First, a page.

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1
Savage Messiah: Ken Russell / Re: Ranker or Him
« Last post by BoyScoutKevin on November 11, 2017, 09:20:45 PM »
Ken's worst. Here and there (Ranker.com)

Here
5. Valentino
4. Gothic
3. Mindbender
2. Lisztomania
1. Whore

There
5. Salome's Last Dance
4. Aria
3. The Rainbow
2. French Dressing
1. Mindbender

For there, I excluded all his short films and his TV films.

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Savage Messiah: Ken Russell / Re: Paul Sutton's "Talking About Ken Russell"
« Last post by peabody on October 26, 2017, 10:27:28 PM »
Received the book yesterday and I'm very, very impressed by it. It cost me 95 quid but it was definitely worth it. Don't know what to say, really... It's fantastic! Just been reading about "Song of Summer" and "The Boy Friend", two of my favourites by Ken, and the chapters about them were chock-full of interesting facts and great photos. Every fascinating anecdote I came across made me want to put the book down and re-watch the films right away. That's the highest praise I can give a book about film.

I'm ALMOST considering getting the latest, expanded version now...  :-[ :o
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Savage Messiah: Ken Russell / Re: Ranker or Him
« Last post by BoyScoutKevin on October 25, 2017, 10:20:08 PM »
Ken's best. Here and there (Ranker.com)

Here
5. Savage Messiah
4. Tommy
3. The Music Lovers
2. Women in Love
1. The Devils

There (Ranker.com)
5. Mahler
4. Altered States
3. Tommy
2. Women in Love
1. The Devils

Next time: Ken's worst. both here and there (Ranker.com)
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Savage Messiah: Ken Russell / Re: Ranker or Him
« Last post by BoyScoutKevin on October 14, 2017, 06:29:42 PM »
Continuing . . .

31. Tales of Erotica
32. Clouds of Glory : Rime of the Ancient Mariner
33. In Search of the English Folk Song
34. Dog Boys
35. Clouds of Glory : William and Dorothy
36. Mindbender
37. Diva
38. Women and Men : Stories of Seduction

Next time: best of the best--here and there.
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Savage Messiah: Ken Russell / Lisi Russell interview
« Last post by Iain Fisher on October 09, 2017, 11:48:55 PM »
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For anyone's interest, John Clague's amateur 16mm colour newsreel film that had been showing on muted loop at Herne Bay Museum in 2014 as part of the French Dressing at 50 exhibition has now gone to Screen Archive South East in Brighton, providing public access.

It shows Ken and the crew in production at Herne Bay in May - June 1963.

An online preview version complete with Mr Clague's original sound track on reel to reel tape is now viewable at http://screenarchive.brighton.ac.uk/detail/11761/ (the sequence begins at 05:29)

Aware of many other amateur cine films taken of the production unfolding in Herne Bay that once existed but it may unfortunately be that John's is the only surviving and the only in colour respectively. Thanks to Andrew Clague and Tim Jones at Canterbury Christ University for rescuing this archive and allowing public access for future generations.
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Savage Messiah: Ken Russell / Re: Ranker or Him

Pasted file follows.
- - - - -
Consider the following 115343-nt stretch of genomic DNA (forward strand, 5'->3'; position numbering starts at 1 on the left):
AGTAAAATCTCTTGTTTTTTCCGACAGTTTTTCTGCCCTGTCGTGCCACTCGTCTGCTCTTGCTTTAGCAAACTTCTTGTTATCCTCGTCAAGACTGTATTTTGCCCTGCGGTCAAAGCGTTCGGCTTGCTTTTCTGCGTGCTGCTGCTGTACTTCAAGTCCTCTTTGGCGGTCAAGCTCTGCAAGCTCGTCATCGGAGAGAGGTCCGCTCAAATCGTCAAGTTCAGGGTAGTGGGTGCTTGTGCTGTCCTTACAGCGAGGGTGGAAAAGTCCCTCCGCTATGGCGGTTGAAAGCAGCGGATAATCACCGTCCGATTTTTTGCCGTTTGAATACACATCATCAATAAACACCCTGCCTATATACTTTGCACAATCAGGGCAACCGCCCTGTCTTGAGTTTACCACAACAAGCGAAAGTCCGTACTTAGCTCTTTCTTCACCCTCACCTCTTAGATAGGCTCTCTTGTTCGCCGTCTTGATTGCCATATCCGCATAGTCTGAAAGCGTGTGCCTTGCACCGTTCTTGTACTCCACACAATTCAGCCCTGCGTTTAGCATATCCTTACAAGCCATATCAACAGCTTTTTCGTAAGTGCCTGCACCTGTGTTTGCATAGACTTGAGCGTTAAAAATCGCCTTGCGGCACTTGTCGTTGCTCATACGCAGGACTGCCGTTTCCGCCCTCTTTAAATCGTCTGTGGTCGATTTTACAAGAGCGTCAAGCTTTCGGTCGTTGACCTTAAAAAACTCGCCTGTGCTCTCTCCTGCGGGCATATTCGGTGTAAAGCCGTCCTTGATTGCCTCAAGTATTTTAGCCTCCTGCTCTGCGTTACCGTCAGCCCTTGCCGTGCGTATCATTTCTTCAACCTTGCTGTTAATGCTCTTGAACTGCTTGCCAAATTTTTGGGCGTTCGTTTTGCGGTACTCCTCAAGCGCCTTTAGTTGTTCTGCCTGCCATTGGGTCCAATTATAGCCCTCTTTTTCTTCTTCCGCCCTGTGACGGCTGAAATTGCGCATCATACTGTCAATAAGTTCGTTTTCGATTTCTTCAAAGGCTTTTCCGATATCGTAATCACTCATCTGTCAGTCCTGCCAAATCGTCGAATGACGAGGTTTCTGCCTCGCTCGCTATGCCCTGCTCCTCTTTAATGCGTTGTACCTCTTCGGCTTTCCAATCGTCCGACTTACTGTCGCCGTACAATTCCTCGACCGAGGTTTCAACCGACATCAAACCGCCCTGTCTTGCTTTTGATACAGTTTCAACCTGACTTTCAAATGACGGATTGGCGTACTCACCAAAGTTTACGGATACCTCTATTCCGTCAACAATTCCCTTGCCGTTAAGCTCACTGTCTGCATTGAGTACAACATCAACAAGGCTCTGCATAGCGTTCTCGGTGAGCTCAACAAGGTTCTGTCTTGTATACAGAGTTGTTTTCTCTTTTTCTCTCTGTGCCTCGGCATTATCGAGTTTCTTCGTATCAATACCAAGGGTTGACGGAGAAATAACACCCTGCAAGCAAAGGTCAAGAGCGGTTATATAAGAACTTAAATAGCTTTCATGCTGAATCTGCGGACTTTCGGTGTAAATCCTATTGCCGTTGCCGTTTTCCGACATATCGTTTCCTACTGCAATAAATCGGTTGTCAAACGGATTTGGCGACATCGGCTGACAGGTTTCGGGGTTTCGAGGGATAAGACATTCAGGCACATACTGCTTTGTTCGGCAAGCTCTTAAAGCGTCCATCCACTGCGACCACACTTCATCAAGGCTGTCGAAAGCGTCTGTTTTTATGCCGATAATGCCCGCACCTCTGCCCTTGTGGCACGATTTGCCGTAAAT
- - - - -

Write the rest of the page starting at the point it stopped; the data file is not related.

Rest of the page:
« Last post by Iain Fisher on October 07, 2017, 12:27:51 AM »
I would put Aria and Amelia much higher, and Billion Dollar Brain and Trapped Ashes much lower.

But as with all of Ken's work, everyone has their own favourites.
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Savage Messiah: Ken Russell / Re: Paul Sutton's "Talking About Ken Russell"
« Last post by Iain Fisher on October 07, 2017, 12:24:52 AM »
The text for both seems to be identical.

For the photos the standard edition has most the same, but in b&w.  A number of times a full page colour photo will be reproduced as a half page b&w photo, and some photos are missing.  But confusingly, the standard edition also has a few (very limited) photos not in the colour editions, for example on Gothic the standard edition has Ken beside a prop of a dead child which is not in the colour edition.

The colour edition is definitely better, given the visual aspects of Ken's films.  But it is half as expensive.

Bottom line, either is worth having.

Iain
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Savage Messiah: Ken Russell / Re: Paul Sutton's "Talking About Ken Russell"
« Last post by peabody on October 04, 2017, 09:26:35 AM »
Being a sad person I have both versions.

The text is more or less the same for the two editions.  The standard edition is 482 pages with b&w pictures.  The deluxe edition is 542 pages with a mixture of b&w and colour pictures.

The difference in the number of pages is due to fewer photos, and sometimes a page photo is given as half page, but the fewer photos does not hinder any of the text.

Given the early work was filmed in b&w the photos are b&w in both editions.  For later films like The Boyfriend the colour photos in the deluxe version are beautiful, though some of the photos are also b&w, presumably to save costs.  For Mahler the deluxe version has mainly b&w photos which is a bit disappointing.

On Amazon the deluxe edition is half as much more expensive than the standard edition.

Which to buy?  The standard edition is good and recommended.  The deluxe version has colour photos which complement the later works, and is also recommended.

Thanks for your reply, Iain! That's not being sad. That's a sign of awesomeness and having impeccable taste when it comes to the arts.

If I understand correctly, the latest, expanded book has additional text not found in the earlier editions?

Also, just making sure I understand correctly:

There are more photos in the deluxe edition? It's not just that the regular version has all of the photos found in the deluxe edition, but reproduced in black and white?
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